The Shortage of Truck Drivers
Amidst our country’s ongoing truck driver shortage,inflation within the freight and trucking industry is becoming a legitimate business concern. For many companies and supply chains the demand for drivers stems from multiple factors including an aging workforce, high driver turnover rates, regulatory changes, and increased freight demand. The demand for drivers is already reflected in delayed deliveries and higher product pricing on goods that Americans buy.
Demographically speaking, gender and age are contributing factors during this shortage, as the trucking industry has been comprised of mostly male employees, typically 45 years of age and older. The Bureau of Labor Statistics states the average age of commercial truck drivers in the U.S. is 55 years of age. What that implies is, if an increase of drivers over the course of the next decade is not supplemented, those nearing retirement will be increasing the shortage further.
Women are a major untapped area within the trucking industry. Nearly 47 percent of U.S. workers are women. Of those 47 percent, only 6 percent are accounted for in the commercial trucking sector. Trucking companies are truly in a dilemma. Manufacturers and retailers are plagued by the unusually tight trucking market are paying the steepest prices in years to keep their goods moving. The American Trucking Association reported that the industry has been struggling with a driver shortage for the past 15 years.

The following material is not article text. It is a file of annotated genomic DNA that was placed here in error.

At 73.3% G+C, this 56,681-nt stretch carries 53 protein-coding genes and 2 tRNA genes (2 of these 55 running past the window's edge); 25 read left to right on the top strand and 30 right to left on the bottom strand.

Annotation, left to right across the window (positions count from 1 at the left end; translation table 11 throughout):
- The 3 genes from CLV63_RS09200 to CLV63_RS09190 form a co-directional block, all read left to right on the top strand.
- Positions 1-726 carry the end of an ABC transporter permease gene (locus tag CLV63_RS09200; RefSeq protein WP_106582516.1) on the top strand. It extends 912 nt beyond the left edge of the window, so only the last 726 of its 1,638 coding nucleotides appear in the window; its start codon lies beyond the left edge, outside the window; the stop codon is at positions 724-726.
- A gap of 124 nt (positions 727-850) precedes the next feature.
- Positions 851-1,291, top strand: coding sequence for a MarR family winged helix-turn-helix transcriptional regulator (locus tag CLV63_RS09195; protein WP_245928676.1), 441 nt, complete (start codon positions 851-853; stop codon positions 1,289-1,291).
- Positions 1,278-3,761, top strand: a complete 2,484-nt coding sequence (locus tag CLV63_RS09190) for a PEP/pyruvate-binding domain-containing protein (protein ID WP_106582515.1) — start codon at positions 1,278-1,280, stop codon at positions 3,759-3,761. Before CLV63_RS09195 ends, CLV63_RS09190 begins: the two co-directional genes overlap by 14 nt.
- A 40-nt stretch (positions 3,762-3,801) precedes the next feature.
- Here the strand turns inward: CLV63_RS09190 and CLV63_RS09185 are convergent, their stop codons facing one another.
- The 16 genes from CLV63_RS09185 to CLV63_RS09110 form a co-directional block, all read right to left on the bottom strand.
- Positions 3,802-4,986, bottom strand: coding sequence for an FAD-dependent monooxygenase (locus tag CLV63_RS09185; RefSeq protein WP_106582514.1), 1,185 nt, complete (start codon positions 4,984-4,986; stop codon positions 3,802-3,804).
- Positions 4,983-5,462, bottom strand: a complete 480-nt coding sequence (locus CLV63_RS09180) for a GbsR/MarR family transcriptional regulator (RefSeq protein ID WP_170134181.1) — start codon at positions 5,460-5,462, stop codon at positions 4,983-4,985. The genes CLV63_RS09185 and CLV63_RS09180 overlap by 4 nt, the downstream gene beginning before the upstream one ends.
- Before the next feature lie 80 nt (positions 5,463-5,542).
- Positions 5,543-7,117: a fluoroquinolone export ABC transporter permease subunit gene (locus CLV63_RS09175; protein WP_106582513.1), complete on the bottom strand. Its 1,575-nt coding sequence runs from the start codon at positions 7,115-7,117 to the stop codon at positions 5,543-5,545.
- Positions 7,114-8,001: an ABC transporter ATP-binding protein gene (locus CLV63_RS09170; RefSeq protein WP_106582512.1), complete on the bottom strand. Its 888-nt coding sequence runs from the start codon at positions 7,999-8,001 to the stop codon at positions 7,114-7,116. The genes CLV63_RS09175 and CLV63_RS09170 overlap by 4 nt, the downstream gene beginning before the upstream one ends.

The most reported reasons for the driver shortage are:
- Never home/ On the road for extended periods of time
- Poor work place treatment and/or conditions
The ambiguity of the issue ensures there is no single solution. However, there is potential to decrease the pressure from the lack of drivers through any of the following incentives:
- Increased driver pay/ more benefits
- Decreased time on the road for drivers
- A lowered regulation on the driving age
- Hiring more women and veterans
- Creating more LTL and parcel driver positions
Now this shortage is mostly comprised of over the road (OTR) and full-truckload (FTL) shipping methods, not excluding cement truck and dump truck drivers. Here at Hodges we are currently looking to hire multiple local truck drivers who are guaranteed to be home every night. Contact us for further information on the requirements and hiring process.